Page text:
As a result, the reforming ideas of the Renaissance were able to flow across Europe relatively easily, and in their wake, the even more radically reforming ideas of Luther, Zwingli, and others. We might say that printing enabled the Reformation to “go viral” in a way that simply would not have been possible in a previous age. The new information technology turned out to be God’s gift to His people.
We can discern the alignment between the printing revolution and the spread of the Reformation in a single fact: it was cities and universities that first embraced the Reformation. In England, for example, London fast became the nation’s hotbed of Protestantism. Here were the great printing presses. Here, too, was a thriving port where merchant ships could bring in Protestant literature from Continental Europe.
A similar phenomenon greets us if we look at sixteenth-century Switzerland. The Swiss Confederacy was made up of thirteen member states called cantons. Four of these were city cantons: Zurich, Basel, Bern, and Schaffhausen. The other nine were agricultural cantons based around farm and village, dominated by five central forest cantons. Is it a mere accident of history that the Reformation was victorious in all four city cantons, whereas the forest cantons remained the strongholds of Roman Catholicism? The cities, with their centers of higher learning and their printing industries, were the ideal places for Reformation thought to be disseminated.
Likewise, in Germany, the majority of the free imperial cities (self-governing cities with no higher allegiance except to the Holy Roman Emperor) turned Protestant. This was not some superficial political conversion, as the Emperor Charles V discovered to his cost when he tried to reimpose Roman Catholicism on the cities by armed force in the late 1540s. The people of the German cities remained defiantly Protestant. The sword could conquer their territories but not their souls. Charles eventually had to admit defeat and withdraw.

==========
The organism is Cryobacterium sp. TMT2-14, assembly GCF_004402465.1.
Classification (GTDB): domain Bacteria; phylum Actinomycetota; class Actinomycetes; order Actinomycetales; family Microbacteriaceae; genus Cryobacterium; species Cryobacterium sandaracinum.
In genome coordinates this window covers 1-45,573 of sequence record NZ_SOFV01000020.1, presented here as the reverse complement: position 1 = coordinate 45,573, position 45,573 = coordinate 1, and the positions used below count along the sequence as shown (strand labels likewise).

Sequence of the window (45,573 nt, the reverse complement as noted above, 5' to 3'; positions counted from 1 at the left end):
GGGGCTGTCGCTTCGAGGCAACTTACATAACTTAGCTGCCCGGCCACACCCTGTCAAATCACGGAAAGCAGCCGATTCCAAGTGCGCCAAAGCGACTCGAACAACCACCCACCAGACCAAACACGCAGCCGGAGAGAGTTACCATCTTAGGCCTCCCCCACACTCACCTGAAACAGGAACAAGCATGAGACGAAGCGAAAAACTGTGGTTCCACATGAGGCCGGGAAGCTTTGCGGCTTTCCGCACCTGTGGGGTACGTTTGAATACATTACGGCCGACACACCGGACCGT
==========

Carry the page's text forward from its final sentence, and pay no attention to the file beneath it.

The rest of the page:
We should also set Luther and Zwingli in their context as outstanding but not isolated figures of Protestant reform. Luther would have been only half the man he was without Philip Melanchthon. It was Melanchthon rather than Luther who provided the linguistic expertise of the German Reformation. His knowledge of Greek was a phenomenon, and it may very well have been Melanchthon who first saw and insisted that in the New Testament, the Greek word for “justify” means to “declare righteous” in a law-court sense, rather than to “make righteous” in a sanctification sense. This became the keystone of the doctrine of justification by faith. It was certainly Melanchthon who wrote the Augsburg Confession, which became the international Lutheran standard of doctrine. Luther was well aware of his debt to Melanchthon as his most intimate coworker:
I am rough, rowdy, and stormy, born to fight armies of devils and monsters. My job is to get rid of stumps and stones, hack away thistles and thorns, clear away wild forests. Then along comes Master Philip, gently and softly, sowing and watering with joy, according to the gifts that God has so amply granted him.
Other coworkers with Luther included Johannes Bugenhagen, who played a key part in helping reform the church in Denmark; Justus Jonas, who left his mark as a hymn writer; Nicolaus von Amsdorf, a professional scholastic theologian who embraced the Reformation; and several others well known in their own day, although eclipsed now in the shadow of Luther. Great as he was, Martin Luther was not a one-man band.
Neither was Zwingli. He was ably assisted by men such as Leo Jud, Oswald Myconius, and Johannes Oecolampadius. After Zwingli’s early death in 1531, he was succeeded by the brilliant Heinrich Bullinger, who became the “grand old man” of the Reformation, dying in 1575.
Other parts of Europe had their own great Reformers. Martin Bucer in Strasbourg (now in France, but then in Germany) tried to combine what was best in Luther’s Reformation with what was best in Zwingli’s. The result proved highly attractive to a certain young Frenchman named John Calvin, who as a second-generation Reformer was a disciple of Bucer. Today, we may argue about who is a genuine Calvinist, but Calvin himself was nothing if not a true Bucerian.